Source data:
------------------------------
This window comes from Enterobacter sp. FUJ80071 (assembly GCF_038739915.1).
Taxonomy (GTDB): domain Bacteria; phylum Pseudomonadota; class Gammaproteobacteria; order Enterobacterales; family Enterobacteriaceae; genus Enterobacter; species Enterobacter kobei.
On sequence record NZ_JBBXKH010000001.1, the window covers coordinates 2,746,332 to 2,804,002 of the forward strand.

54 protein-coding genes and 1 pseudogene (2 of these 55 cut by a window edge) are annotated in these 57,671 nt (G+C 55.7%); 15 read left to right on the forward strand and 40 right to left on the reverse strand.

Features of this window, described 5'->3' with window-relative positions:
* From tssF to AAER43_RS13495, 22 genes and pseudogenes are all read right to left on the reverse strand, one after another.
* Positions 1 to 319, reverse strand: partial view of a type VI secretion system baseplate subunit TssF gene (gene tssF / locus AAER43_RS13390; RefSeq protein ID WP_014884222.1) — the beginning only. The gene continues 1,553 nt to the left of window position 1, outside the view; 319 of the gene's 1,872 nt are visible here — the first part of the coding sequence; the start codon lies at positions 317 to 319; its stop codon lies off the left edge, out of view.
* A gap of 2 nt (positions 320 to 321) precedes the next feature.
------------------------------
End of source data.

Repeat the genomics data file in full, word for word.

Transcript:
This window comes from Enterobacter sp. FUJ80071 (assembly GCF_038739915.1).
Taxonomy (GTDB): domain Bacteria; phylum Pseudomonadota; class Gammaproteobacteria; order Enterobacterales; family Enterobacteriaceae; genus Enterobacter; species Enterobacter kobei.
On sequence record NZ_JBBXKH010000001.1, the window covers coordinates 2,746,332 to 2,804,002 of the forward strand.

54 protein-coding genes and 1 pseudogene (2 of these 55 cut by a window edge) are annotated in these 57,671 nt (G+C 55.7%); 15 read left to right on the forward strand and 40 right to left on the reverse strand.

Features of this window, described 5'->3' with window-relative positions:
* From tssF to AAER43_RS13495, 22 genes and pseudogenes are all read right to left on the reverse strand, one after another.
* Positions 1 to 319, reverse strand: partial view of a type VI secretion system baseplate subunit TssF gene (gene tssF / locus AAER43_RS13390; RefSeq protein ID WP_014884222.1) — the beginning only. The gene continues 1,553 nt to the left of window position 1, outside the view; 319 of the gene's 1,872 nt are visible here — the first part of the coding sequence; the start codon lies at positions 317 to 319; its stop codon lies off the left edge, out of view.
* A gap of 2 nt (positions 320 to 321) precedes the next feature.